The biggest challenge of pantomime is clarity. It isn't too hard for an audience to understand that a character is lifting a box without the use of dialogue. It is a bit more challenging to have them understand why the character is lifting the box and what emotions it is feeling while doing it. If a viewer can't understand what is going on in the character's head in the first viewing, then the animation is not quite working yet.
Great posing is the biggest component in giving a shot clarity. A good pose will immediately communicate what is happening to the viewer. A great pose will do it in an entertaining way. Entertaining doesn't necessarily mean that it has to be cartoony or insanely over the top. It does mean that the pose should be dynamic and interesting to look at. Comic books are a great resource for seeing clear, dynamic poses... and yes, I am a super dork. A comic book artist has to communicate both the external actions and internal motivations of a character in a single drawing. So basically, if your key poses could work well as a comic book panel then you are in good shape. If not, then you might need to tweak them some more.
A good technique for judging how clear your poses are is to look at them in silhouette. An audience can read the silhouette of a character much faster then they can overlapping body parts. Any actions that take place inside the silhouette have a much higher chance of becoming muddy and unclear.
Pantomime shots have a huge amount of freedom in them because of the lack of dialogue. It is a blank canvas. However, this can also be a challenge because you no longer have that audio to anchor your timing to. Sometimes creative restrictions can actually be helpful. The challenge in pantomime is making sure that your character doesn't feel like they are going through a set of meaningless actions. Try to imagine that there is an inner monologue going on so that it feels like they are thinking and then acting. The pacing of your shot can determine whether your character is simply doing some things, or doing some things in reaction to what is happening around them.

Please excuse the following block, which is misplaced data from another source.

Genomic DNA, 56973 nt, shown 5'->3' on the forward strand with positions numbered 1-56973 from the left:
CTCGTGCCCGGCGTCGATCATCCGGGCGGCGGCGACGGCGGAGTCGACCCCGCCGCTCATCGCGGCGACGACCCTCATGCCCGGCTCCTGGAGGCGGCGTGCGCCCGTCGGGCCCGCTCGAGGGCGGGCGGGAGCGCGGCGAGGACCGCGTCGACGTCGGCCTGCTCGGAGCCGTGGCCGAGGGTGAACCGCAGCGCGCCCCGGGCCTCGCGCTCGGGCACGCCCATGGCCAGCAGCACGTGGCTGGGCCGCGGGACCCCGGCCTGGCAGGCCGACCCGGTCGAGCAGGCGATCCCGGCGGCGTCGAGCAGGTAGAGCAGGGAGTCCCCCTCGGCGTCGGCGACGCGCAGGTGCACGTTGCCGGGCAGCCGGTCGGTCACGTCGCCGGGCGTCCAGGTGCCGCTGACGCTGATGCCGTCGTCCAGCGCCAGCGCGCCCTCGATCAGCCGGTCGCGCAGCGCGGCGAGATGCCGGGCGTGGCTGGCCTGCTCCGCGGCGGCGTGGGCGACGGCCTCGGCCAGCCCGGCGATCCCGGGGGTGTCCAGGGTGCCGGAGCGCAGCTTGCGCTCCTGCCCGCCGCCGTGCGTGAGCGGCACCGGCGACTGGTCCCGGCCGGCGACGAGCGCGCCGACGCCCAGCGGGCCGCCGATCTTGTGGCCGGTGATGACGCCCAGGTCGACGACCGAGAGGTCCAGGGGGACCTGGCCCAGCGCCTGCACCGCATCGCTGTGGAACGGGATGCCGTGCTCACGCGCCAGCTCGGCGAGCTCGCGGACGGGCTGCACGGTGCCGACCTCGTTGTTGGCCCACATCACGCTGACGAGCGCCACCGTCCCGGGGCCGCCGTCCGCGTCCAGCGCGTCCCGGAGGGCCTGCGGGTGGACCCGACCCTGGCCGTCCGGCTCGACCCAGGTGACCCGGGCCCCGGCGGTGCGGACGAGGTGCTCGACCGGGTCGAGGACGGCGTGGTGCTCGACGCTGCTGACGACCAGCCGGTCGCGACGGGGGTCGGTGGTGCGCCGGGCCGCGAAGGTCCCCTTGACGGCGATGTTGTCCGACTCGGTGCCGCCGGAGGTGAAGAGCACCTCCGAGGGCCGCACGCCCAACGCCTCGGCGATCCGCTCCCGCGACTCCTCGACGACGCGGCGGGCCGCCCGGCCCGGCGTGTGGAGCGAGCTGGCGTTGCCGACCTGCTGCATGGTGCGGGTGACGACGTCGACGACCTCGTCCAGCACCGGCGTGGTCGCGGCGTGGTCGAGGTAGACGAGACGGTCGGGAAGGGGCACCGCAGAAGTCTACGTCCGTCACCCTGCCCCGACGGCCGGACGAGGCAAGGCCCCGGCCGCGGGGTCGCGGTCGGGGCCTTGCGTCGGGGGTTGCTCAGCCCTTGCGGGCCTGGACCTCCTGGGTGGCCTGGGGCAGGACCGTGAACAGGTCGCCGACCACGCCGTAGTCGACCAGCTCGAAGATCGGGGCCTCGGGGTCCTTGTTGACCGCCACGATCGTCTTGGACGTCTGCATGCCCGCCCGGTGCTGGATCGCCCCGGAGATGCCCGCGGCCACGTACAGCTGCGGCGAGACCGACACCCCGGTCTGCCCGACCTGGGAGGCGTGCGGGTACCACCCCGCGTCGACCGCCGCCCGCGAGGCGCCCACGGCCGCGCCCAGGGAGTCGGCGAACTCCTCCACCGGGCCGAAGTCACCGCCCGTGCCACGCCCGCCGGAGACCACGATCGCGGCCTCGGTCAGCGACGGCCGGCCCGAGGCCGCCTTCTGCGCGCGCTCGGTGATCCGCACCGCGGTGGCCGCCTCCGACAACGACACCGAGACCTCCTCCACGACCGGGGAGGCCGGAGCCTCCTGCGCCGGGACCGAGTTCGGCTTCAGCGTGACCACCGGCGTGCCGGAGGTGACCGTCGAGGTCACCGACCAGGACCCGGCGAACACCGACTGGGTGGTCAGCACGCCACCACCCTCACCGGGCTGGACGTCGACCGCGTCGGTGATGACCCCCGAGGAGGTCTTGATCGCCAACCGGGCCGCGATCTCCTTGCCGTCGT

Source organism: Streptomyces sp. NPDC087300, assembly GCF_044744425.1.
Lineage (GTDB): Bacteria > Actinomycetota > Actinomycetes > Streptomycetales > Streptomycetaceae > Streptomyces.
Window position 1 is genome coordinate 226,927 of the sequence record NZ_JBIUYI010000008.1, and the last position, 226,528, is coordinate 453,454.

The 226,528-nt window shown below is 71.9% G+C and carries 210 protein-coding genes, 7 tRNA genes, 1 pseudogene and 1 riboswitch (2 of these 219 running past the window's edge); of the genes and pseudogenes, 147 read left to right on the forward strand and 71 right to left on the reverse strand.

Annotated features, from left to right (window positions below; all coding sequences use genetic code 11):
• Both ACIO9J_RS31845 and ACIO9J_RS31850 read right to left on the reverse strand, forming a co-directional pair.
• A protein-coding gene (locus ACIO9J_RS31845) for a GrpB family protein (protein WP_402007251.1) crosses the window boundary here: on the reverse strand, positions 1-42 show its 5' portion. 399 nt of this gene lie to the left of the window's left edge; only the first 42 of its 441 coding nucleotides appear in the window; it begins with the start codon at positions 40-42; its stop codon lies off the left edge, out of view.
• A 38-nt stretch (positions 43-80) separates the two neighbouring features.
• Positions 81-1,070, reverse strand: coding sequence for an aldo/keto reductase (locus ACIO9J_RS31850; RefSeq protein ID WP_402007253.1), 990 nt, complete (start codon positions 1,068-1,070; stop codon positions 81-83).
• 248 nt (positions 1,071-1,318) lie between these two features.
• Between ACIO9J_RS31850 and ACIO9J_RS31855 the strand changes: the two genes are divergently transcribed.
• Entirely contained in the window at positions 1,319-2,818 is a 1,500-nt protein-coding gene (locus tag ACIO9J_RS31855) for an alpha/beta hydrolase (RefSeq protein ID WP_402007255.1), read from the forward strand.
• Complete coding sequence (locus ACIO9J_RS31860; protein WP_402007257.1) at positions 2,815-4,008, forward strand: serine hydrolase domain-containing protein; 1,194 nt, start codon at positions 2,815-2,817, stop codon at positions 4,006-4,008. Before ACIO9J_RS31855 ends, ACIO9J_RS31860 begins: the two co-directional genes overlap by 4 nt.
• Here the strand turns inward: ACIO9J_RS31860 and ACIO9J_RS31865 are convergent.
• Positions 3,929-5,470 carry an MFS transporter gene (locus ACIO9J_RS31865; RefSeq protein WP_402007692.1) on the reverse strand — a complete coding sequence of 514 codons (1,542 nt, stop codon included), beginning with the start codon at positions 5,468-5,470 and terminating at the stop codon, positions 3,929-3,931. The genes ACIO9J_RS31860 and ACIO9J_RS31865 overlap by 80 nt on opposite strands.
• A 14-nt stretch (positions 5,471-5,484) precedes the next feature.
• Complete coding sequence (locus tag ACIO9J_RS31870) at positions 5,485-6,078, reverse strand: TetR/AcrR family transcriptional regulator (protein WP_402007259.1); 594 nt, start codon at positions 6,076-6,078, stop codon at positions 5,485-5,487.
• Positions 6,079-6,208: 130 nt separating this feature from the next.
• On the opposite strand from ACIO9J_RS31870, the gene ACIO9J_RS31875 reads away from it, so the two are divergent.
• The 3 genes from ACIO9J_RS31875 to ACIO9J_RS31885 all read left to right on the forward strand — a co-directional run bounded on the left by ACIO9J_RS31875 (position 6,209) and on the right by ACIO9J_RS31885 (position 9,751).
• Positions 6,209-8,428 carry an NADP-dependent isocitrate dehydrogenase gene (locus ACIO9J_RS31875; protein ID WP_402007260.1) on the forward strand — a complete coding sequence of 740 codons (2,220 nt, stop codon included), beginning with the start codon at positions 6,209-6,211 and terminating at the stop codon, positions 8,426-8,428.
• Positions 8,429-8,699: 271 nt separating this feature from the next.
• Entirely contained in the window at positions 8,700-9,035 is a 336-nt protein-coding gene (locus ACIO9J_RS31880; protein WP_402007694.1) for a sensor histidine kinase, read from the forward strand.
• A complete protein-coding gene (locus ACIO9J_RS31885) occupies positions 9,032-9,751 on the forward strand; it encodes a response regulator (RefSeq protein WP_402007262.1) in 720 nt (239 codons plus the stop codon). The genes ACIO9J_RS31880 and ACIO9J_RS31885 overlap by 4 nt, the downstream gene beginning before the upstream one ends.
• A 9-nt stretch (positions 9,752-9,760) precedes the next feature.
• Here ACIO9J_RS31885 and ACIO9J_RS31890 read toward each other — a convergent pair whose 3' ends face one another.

Acting choices are another huge factor in pantomime. I think some people treat a pantomime shot differently than a dialogue shot. With dialogue, they will relish in the nuances and detail, and try to get every bit of realism into it that they can. Then they will do a pantomime shot and feel that it has to be a super cartoony Charlie Chaplin piece. Don't get me wrong-- I love Charlie, but pantomime should still feel real to an audience. Sometimes going big is absolutely necessary, but there is a difference between that and overacting. You don't want your character to look like they are "playing" sad. You want them to actually be sad. Just because there is no dialogue doesn't mean that every idea has to be expressed with extreme antics. Viewers will respond to something that feels real and honest. The ultimate goal is to have them forget that the character was ever animated. Watch any great live action drama and pay attention to the shots that have no words. You will see that some of the most powerful performances from actors often happen without dialogue. If a person can do it in front of a camera, then I don't see any reason why an animator shouldn't strive to achieve the same thing.